As far as policy is concerned, I advocate creating the strongest legislation possible, and having local activists create that legislation because they are most aware of how to overcome potential obstacles to policy creation implementation. It is generally better when legislation specifically address some of the root causes of violence against women and women’s vulnerability to violence – such as a widespread context of inequality and women’s lack of access to economic and political power – so that the language of the law can be used to raise awareness and prompt activities that address these more fundamental underlying problems. Laws in-and-of-themselves may not seem that important when looking at policy implementation, but in fact the laws provide one of the most important foundations for advocacy. If you don’t have a law on the books then you have a more difficult time arguing that the state is not living up to its obligations to protect women. Local organizations need to—and do—use these laws as leverage for holding states accountable to their obligations to citizens that are rooted in local law.
The scholarly contribution of this work is in the creation of a theoretical framework for understanding how states build institutions when they lack the political will and the resources to do so. How do we explain why and how states that lack political will and resources construct something like the women’s police stations in Nicaragua? Or the domestic violence courts in Costa Rica? Looking at Central American cases is crucial—Central America tends to be a forgotten region in many ways. There are lots of examples of scholars who have explained the creation of institutions at the local level but there’s not much scholarly work that explains institution building for addressing violence against women comparatively across this kind of context. I argue that transnational advocacy networks overcome a lack of political will and lack of resources by providing pressure, funding, and information that help to create and utilize political opportunities for creating specialized women’s institutions (such as specialized policing units and stations for women). I argue that the history and strength of transnational advocacy networking determines the creation and performance of these new state institutions.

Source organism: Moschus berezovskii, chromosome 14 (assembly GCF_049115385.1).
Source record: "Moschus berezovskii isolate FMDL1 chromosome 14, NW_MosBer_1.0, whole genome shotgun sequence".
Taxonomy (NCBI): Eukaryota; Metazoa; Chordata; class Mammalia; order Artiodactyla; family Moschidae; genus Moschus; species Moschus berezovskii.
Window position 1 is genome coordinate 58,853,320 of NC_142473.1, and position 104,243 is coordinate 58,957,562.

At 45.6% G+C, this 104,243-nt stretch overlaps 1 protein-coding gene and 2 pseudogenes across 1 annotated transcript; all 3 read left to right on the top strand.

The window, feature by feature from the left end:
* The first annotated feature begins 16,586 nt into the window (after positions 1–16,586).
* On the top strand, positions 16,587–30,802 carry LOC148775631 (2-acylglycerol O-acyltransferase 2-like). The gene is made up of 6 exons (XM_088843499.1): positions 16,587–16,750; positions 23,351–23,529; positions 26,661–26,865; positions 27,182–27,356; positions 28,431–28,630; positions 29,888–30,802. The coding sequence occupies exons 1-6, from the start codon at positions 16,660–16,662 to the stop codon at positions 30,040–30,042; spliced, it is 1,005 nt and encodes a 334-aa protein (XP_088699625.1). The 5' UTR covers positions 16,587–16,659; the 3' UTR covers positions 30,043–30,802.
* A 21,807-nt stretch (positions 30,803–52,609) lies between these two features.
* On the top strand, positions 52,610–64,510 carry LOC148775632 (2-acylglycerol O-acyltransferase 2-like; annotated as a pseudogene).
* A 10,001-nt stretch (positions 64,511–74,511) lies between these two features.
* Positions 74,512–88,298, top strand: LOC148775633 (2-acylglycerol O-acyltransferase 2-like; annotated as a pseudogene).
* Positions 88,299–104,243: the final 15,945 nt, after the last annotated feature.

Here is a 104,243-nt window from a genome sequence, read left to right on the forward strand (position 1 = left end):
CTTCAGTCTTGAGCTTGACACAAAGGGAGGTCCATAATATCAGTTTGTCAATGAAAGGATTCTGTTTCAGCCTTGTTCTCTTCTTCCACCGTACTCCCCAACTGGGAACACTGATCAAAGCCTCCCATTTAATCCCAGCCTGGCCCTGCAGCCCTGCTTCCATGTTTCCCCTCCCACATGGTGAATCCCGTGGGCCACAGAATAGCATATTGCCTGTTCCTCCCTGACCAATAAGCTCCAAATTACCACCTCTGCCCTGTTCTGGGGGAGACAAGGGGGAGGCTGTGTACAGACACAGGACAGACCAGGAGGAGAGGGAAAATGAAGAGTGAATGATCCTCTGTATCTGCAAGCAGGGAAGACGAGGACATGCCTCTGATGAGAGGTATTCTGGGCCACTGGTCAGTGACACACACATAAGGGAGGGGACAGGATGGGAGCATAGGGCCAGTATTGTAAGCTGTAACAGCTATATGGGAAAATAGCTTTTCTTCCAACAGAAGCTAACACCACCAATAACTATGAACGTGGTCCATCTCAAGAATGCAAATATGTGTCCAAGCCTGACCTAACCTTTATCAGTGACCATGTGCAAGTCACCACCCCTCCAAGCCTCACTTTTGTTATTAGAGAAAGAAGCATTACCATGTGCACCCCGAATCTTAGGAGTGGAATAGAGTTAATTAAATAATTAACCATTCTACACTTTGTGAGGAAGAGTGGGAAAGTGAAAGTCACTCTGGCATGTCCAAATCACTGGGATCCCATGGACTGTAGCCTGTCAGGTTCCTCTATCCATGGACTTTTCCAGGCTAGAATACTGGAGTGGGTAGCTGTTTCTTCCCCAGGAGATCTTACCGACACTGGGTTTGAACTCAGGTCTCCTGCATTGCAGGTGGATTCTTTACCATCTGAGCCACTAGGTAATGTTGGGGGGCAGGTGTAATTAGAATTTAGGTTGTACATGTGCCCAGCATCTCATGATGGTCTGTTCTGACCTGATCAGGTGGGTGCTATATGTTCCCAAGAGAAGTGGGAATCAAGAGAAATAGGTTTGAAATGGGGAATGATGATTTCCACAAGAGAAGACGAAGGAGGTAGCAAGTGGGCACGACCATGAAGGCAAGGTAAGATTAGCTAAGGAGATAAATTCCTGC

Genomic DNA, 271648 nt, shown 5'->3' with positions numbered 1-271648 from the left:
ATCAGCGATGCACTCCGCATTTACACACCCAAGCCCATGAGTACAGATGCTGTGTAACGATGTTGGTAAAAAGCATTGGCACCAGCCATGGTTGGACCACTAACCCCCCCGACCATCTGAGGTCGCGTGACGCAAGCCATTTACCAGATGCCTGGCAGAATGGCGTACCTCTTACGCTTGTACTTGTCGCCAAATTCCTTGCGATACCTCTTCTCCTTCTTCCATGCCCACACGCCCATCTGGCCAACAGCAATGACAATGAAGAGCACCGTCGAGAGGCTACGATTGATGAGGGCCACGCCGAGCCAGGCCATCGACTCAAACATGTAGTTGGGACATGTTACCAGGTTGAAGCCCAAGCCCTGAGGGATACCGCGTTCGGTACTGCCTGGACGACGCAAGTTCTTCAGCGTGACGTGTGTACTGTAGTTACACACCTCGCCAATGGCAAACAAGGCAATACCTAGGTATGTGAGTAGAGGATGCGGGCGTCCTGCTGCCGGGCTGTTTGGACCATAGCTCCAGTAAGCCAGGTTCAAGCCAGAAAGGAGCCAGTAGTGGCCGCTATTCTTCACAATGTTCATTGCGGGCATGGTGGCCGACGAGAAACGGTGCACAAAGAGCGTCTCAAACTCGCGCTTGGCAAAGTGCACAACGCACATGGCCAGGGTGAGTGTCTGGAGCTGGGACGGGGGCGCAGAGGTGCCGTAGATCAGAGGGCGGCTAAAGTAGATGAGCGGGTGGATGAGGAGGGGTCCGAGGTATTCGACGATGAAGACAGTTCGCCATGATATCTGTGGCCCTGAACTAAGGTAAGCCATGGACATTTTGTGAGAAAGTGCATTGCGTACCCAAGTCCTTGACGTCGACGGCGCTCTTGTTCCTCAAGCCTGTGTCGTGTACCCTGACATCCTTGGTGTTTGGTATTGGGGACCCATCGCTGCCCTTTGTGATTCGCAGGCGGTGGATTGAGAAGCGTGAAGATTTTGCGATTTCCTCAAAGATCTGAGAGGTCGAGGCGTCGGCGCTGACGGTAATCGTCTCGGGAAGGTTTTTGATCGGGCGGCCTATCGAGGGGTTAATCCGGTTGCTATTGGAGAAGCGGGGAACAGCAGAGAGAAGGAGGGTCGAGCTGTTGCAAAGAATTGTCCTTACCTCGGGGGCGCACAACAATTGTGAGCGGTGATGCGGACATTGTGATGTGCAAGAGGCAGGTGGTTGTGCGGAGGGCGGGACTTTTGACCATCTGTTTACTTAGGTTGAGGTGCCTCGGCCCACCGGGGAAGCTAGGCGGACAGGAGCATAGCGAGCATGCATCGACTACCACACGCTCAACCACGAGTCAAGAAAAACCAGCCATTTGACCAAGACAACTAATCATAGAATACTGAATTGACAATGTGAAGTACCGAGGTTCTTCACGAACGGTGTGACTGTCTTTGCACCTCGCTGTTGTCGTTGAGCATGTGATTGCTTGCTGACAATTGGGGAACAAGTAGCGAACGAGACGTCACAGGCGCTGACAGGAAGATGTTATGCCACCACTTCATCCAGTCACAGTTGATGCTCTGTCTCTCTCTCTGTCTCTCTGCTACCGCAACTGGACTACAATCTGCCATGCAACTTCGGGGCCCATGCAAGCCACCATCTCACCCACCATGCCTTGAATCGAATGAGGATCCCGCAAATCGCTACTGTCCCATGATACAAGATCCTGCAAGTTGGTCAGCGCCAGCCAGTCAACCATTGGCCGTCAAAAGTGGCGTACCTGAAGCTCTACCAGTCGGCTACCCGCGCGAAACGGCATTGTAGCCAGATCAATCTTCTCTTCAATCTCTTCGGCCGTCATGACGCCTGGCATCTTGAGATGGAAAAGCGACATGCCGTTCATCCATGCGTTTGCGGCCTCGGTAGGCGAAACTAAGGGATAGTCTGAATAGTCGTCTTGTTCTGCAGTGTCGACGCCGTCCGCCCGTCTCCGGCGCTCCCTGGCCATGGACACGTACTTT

This theoretical framework helps explain not only this particular case of how we build institutions to help prevent and address violence against women, it also explains how we would expect states to build institutions to help other marginalized groups. For example, there has been a lot of activism to protect indigenous populations in Latin America, and I would expect this would also be applicable to any case where you have a marginalized group fighting for responsiveness to marginalization within the state. It’s a puzzle because the state itself is often responsible for the marginalization, and what you’re trying to explain is the conditions under which the state will address and counteract marginalization within its own institutional structures. There are people who would argue that state institutions are the problem and should not be part of the solution. But I don’t agree. I think building state institutions that address marginalized groups is an important tool among many for prompting political and social change. They are necessary for achieving justice for victims and survivors.
AH: What makes the IAS a good home to support this project?
SW: I’m really fortunate to have the fellowship at the Institute for Advanced Study because it gives me the time and the space that I need to revise the manuscript and is home for a great group of people. The IAS is a special place because you have a group of scholars that are interdisciplinary so you’re learning to speak to a much broader audience than what you’re accustomed to. I want this book to be accessible not only to my fellow scholars in Political Science, but I want it to be accessible to activists and graduate students, and people outside of my field. I’m looking forward to the lessons that I can learn about my own project and to gaining inspiration from the work of the other scholars here.